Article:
Monday, November 12, 2007

Getting Personal

I've been debating whether or not I would even write this post, but decided to go ahead with it. Who knows, it might actually be of help to some of you out in blog land.

For the past 7 1/2 years, I have been taking the anti-depressant Paxil (generic: Paroxoine). Paxil is one of the SSRI (Selective Seretonin Reuptake Inhibitors) class anti-depressants, similar to Prozac, Zoloft, Wellbutrin, and others. Seretonin is a nerotransmitter that aids in regulating mood, as well as other things. The SSRIs essentially work by preventing a neuron from reabsorbing seretonin it releassd into a synapse before the receiving cell has a chance to catch it.

I initially began taking Paxil when I was diagnosed with severe depression in college. While I could go into the details of the events in my life that triggered it, what seems most important now is that I am in a happy, content, stable time in my life, and I don't want to have to rely on a drug to keep me that way. So I decided it is time to try to go off the meds.

Unfortunately, Paxil is the SSRIs known to have the worst withdrawal symptoms of this class of drug, due to its extremely short half-life. Since going off the drug 10 days ago, I have developed what is often referred to as the Paxil Withdrawal Flu. I am dizzy and nauseous and experiencing with many Paxil users have dubbed the "whoosh" effect. Essentially, if I move or turn my head (or even just move my eyes), it's like the world kind of moves in slow motion and it takes a moment for it to catch up and allow me to focus again. I have waves of tingly-ness that wash over my body, but are concentrated in my face and fingers that feels rather like a mild electric current. I'm hyper-sensitive to any sort of motion, and bright light worsens my constant headache. I've even had a couple of mild anxiety attacks, something that is attributed 100% to going off the meds. I also have a hard time concentrating, focusing, even carrying on a coherent conversation (or writing a coherent blog post). And did I mention how exhausted I am? Needless to say, it's not pleasant.

There are some upsides here (and being a glass-half-full kind of person, I feel the need to point them out). First, despite what I wrote in my last paragraph, my symptoms are fairly mild compared to what many people experience. After reading about what others have experienced at QuitPaxil and PaxilProgress I have realized that it could be much worse. So far, I am at least able to function in my normal daily routine (even if I feel like crap while doing it). I can still walk the dog, go to work, make dinner, run errands, and all the other stuff that is necessary in life. Second, I've found things that help alleviate symptoms a bit. Deep breathing, taking a few minutes to just close my eyes, and...knitting! And cooking! It's wonderful! The two things I love doing most help! They provide just enough mental and physical distraction to keep the symptoms at bay. Even if once dinner is made, I feel too nauseous to eat it (tonight Psycling had the West Indian Vegetable Curry I made while I had Raisin Bran), just making it helped me feel better for the time I was doing it. So I'm finding it's also the perfect time to teach myself a new knitting technique, and I've cast on for an entrelac blanket. And third, I'm staying focused on the fact that while it sucks big time now, putting up with this for a few weeks is all I need to do to not have to take the Paxil ever again. This is the big motivator for me. It is the light at the end of the tunnel.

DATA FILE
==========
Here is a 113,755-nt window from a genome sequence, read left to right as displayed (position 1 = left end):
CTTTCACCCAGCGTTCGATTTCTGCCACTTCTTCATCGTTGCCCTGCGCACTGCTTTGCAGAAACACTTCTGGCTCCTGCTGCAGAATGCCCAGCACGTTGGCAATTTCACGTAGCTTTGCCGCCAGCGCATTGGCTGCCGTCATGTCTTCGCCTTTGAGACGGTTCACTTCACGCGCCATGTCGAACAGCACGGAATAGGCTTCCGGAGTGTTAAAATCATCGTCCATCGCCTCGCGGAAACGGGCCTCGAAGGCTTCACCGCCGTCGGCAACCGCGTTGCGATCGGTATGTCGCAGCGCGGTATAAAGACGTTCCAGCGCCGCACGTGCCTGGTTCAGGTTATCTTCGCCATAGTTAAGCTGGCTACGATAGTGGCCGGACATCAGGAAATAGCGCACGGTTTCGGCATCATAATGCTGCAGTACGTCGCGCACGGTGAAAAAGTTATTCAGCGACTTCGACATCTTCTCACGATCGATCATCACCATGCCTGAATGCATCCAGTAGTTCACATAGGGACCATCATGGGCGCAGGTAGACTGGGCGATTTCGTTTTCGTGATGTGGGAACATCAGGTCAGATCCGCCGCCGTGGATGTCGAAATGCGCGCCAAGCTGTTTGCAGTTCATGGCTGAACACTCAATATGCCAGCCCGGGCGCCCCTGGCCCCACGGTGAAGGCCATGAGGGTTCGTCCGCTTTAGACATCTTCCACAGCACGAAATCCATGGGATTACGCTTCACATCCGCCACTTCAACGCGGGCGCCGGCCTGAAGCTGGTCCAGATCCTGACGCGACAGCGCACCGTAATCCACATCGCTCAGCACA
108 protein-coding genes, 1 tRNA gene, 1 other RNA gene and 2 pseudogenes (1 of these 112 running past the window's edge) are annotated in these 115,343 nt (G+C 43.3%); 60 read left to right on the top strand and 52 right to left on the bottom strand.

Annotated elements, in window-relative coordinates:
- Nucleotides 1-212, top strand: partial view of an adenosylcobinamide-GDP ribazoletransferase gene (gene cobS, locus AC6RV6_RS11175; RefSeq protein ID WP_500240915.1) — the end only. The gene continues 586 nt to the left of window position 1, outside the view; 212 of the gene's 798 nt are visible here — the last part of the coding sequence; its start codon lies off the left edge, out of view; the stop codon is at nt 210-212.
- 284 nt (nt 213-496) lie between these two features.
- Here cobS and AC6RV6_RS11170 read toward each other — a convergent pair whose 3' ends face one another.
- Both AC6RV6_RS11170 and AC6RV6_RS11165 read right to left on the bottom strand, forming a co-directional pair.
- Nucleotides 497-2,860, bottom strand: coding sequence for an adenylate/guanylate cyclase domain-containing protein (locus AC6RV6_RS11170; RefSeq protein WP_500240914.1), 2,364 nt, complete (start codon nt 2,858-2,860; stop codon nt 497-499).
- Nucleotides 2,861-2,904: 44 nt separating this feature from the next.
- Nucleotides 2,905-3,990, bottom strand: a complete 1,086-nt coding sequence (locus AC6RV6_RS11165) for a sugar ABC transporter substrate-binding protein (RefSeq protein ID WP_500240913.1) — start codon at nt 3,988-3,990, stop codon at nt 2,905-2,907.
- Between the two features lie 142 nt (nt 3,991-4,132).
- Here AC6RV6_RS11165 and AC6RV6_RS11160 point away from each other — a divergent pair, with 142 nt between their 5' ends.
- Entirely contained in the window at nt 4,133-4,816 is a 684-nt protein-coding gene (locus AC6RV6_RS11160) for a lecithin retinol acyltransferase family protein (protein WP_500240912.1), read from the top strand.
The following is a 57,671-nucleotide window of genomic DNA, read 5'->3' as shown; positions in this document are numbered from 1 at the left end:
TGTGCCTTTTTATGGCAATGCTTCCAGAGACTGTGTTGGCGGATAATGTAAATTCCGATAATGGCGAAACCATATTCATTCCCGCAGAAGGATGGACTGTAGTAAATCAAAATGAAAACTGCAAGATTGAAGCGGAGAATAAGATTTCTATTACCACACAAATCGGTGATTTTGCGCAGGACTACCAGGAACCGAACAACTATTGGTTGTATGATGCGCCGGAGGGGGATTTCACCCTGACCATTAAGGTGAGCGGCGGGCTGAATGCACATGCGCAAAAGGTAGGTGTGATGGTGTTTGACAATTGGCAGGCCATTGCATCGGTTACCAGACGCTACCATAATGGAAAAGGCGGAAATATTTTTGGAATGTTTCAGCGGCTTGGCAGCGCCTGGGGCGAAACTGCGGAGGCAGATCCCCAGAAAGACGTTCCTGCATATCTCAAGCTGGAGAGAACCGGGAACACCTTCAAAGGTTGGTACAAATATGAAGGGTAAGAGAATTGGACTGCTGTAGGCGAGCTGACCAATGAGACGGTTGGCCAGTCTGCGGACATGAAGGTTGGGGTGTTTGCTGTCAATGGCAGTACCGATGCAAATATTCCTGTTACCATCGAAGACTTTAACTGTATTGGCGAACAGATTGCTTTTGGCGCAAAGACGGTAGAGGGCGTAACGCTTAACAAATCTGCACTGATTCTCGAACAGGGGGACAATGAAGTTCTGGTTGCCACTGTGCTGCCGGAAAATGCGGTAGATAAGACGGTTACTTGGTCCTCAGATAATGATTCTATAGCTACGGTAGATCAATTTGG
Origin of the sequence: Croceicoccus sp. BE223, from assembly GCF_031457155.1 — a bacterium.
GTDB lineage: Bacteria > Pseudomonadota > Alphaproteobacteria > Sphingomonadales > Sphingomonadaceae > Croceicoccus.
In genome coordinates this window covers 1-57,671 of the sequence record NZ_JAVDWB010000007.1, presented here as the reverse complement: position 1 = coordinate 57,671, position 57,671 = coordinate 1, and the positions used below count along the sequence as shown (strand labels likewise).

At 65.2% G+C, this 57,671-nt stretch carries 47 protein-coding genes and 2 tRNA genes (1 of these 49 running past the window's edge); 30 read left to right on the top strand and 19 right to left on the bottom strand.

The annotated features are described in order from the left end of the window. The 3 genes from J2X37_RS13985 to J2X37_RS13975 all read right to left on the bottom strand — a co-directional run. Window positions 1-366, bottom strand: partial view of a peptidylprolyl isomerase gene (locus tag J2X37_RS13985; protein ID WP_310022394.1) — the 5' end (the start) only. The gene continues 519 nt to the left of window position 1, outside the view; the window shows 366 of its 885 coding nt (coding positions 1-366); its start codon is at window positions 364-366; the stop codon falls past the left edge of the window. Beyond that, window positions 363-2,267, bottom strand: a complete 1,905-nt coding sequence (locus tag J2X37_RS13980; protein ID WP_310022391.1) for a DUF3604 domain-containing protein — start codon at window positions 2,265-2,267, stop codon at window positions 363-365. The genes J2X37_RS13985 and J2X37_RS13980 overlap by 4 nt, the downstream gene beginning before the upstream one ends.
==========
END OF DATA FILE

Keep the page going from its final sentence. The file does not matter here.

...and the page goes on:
You may ask why I bothered to write this all out. First, it helps me just to get it out, to let people know what's going on in my life (after all, that's what a blog is for, right?). But also, when I was on the meds, I was never shy about it. There is such a stigma in our society (still) about people on psychoactive medication, and so much of it is due to ignorance. So by living my life as a productive member of society who just happened to be on anti-depressants, I hope that I broke down a few of those stereotypes about mental illness. I have offered myself as a resource to people who have been going through depression, answering questions as honestly as I could.

But the flip side about being open to being on the meds is being open about what it's like to go off them. When I first started taking this drug, NO ONE told me that it could be addictive, that going off the drug would be so difficult, what all the side effects were and how it could affect so many aspects of my life. If they had, I probably would have asked to know about alternatives, drugs that might be more "user friendly" so to speak. I find myself angry at the doctor who prescribed this for me for not telling me, and for leaving me to go through this. So, for those of you who have read this, I charge you to take control of your health care. If a doctor wants to prescribe a drug like this, ASK QUESTIONS! Do the research (If you google Paxil, on the first page you find a link to lawsuits related to the drug. If you refine the search by clicking on the "warnings" button that google gives you, you get many hits on Paxil lawsuits and warnings about addiction). I don't want to be one of the angry anti-paxil ranters that can be found be found all over the internet. But I do want to put my story out there. Maybe it will be able to prevent someone from going through what I am. Maybe it will just help others who are going through it know that they aren't alone. Maybe it will encourage someone to ask the questions that I didn't. Or maybe, the sole purpose is the catharsis that this type of venting provided for me.

So, if you've noticed a slow down in my blogging recently, now you know why.